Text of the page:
New Bill Introduced To Bring Retired Military Dogs Home After Overseas
It seems the military motto of No Man Left Behind is finally living up to its lofty ideal as legislation has just been introduced to ensure that military working dogs are brought home to the U.S. after they are no longer needed in combat roles overseas. To be honest, it never occurred to me that they weren’t brought home!
Driven by Oregon Senator Ron Wyden, the new Military Working Dog Retirement Act of 2015 means the Department of Defense has to bring home trained military dogs in cases of injury and/or decommissioning. The current practice is to simply leave them behind for adoption in the country where their service ends. Worse, if their war-time buddies including handlers and veterans wanted to bring them home they had to come up with the funds to cover the associated costs.
“The bond between these military working dogs and their handlers is unique,” says Wyden. “By bringing these dogs that have served alongside our men and women in uniform back to the United States, this bill can provide assistance to veterans while supporting the close bond between these dogs and our soldiers returning home.”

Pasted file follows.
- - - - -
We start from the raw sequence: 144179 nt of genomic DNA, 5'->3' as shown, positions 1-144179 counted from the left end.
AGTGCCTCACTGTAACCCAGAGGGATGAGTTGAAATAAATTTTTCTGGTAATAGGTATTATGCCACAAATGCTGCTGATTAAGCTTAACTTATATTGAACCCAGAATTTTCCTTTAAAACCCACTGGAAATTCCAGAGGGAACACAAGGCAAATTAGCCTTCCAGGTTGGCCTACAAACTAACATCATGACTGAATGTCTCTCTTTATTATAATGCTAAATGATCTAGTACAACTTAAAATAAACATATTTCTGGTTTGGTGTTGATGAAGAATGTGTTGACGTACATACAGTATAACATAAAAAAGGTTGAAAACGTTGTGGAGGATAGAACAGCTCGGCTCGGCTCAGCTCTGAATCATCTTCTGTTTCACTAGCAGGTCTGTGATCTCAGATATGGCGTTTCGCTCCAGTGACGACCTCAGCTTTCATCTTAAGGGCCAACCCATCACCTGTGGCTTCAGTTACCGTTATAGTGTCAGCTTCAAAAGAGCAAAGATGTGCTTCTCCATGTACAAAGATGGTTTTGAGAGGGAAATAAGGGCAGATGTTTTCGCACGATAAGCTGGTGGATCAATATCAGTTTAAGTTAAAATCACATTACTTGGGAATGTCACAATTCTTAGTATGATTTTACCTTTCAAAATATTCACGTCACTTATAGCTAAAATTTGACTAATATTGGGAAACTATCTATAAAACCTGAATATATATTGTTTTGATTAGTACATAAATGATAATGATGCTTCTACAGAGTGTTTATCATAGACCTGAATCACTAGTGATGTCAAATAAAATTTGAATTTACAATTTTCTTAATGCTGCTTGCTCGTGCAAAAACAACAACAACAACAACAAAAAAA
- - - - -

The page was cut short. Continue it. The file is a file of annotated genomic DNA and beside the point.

Acknowledging the special bond that is created between the men, women and dogs that serve their country, the forward-thinking Senator feels that reuniting them back on U.S. soil will go a long way in supporting and assisting returning veterans, many of whom suffer from Post-Traumatic Stress Disorder (PTSD).
But spending time in combat, sniffing for roadside bombs and explosive devices can take its toll on a military dog and the estimated 2,000 pooches currently out there will require special care on retirement. In my mind, who better to care for a four-legged veteran than his handler?
Paws Assisting Veterans Service Dogs (PAVE) supports the bill stating it’s high time dogs that have put their lives on the line during military service are acknowledged and honored for their work. The organization trains service dogs for veterans who return to the United States with mental or physical disabilities and appreciate the comfort that comes from a dog – especially one that has walked the walk.
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